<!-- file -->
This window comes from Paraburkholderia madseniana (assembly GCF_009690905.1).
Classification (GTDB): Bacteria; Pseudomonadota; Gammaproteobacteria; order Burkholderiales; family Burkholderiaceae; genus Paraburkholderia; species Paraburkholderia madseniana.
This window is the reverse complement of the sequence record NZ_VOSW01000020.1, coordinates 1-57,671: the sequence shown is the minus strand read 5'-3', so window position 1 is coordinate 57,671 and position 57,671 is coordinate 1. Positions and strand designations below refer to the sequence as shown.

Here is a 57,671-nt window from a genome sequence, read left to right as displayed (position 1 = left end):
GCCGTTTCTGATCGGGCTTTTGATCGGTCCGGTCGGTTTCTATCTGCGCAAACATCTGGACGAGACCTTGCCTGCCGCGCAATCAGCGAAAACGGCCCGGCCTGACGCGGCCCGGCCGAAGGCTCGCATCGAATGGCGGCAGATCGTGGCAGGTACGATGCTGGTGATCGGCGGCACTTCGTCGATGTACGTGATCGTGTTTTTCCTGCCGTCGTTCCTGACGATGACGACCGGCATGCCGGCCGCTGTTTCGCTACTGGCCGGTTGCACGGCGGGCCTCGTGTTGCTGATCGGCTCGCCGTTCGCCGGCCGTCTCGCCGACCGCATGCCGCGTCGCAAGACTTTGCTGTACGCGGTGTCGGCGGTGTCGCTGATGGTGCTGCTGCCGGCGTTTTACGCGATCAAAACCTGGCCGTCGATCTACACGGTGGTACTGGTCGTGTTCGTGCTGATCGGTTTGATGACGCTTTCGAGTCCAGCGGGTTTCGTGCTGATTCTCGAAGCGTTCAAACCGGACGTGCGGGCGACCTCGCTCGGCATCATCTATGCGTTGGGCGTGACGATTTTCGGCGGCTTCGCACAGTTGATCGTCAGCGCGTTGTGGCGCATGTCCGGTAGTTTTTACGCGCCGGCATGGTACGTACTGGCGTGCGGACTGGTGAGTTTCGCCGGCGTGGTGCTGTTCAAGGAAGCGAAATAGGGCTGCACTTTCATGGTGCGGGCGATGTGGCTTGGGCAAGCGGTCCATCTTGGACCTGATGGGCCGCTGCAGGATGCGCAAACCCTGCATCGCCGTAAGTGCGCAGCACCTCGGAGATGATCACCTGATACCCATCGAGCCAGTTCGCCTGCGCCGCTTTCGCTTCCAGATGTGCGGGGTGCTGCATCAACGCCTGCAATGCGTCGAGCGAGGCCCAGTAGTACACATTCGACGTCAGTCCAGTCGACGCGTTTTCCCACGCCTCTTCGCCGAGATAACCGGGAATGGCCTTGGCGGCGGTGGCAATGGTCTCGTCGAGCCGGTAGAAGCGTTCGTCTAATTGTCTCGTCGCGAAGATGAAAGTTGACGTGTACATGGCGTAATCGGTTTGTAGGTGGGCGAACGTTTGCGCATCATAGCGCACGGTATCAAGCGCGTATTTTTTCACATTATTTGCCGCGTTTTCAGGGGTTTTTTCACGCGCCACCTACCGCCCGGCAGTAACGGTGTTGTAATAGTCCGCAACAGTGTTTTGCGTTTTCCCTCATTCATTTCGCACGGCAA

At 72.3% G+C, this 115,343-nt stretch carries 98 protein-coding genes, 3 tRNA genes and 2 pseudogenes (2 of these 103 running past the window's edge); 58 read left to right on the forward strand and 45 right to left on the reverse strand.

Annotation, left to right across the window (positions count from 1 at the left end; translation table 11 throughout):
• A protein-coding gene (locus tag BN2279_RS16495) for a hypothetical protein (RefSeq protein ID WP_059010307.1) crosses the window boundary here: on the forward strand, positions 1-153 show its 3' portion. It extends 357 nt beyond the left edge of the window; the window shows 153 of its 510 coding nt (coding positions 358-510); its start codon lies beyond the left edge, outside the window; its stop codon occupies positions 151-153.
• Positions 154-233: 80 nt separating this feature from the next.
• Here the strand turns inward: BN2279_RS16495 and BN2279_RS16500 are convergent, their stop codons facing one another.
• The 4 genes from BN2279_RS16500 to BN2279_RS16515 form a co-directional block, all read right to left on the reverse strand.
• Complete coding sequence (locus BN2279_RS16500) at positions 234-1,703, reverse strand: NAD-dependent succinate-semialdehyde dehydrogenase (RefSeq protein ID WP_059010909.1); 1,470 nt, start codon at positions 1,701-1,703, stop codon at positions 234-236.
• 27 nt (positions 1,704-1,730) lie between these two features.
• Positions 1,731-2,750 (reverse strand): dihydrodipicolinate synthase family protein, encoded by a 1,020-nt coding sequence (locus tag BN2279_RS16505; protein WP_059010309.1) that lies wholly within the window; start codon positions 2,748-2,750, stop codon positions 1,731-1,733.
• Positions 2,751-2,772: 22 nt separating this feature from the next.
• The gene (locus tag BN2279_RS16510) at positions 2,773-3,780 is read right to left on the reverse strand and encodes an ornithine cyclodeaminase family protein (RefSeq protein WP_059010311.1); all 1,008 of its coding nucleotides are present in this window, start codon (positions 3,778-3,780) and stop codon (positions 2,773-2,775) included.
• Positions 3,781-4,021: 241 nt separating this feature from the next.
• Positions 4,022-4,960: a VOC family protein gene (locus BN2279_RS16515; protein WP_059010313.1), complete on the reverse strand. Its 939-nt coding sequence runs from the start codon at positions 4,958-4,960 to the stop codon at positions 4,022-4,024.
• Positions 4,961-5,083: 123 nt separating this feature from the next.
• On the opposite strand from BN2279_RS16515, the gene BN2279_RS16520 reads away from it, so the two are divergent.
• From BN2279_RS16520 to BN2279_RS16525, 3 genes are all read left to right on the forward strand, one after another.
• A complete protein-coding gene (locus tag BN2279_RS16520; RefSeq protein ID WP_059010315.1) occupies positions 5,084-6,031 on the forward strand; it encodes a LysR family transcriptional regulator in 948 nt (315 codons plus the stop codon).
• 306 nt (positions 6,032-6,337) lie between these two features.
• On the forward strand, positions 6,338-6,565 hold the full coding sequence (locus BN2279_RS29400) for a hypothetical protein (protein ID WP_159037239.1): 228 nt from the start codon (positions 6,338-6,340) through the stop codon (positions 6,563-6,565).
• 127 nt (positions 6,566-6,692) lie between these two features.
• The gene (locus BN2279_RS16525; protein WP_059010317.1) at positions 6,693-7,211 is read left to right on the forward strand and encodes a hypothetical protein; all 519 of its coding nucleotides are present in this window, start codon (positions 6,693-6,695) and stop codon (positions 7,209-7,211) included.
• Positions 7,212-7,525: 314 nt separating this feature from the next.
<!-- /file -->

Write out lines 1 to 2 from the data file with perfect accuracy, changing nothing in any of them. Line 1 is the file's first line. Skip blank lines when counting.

This window comes from Paraburkholderia madseniana (assembly GCF_009690905.1).
Classification (GTDB): Bacteria; Pseudomonadota; Gammaproteobacteria; order Burkholderiales; family Burkholderiaceae; genus Paraburkholderia; species Paraburkholderia madseniana.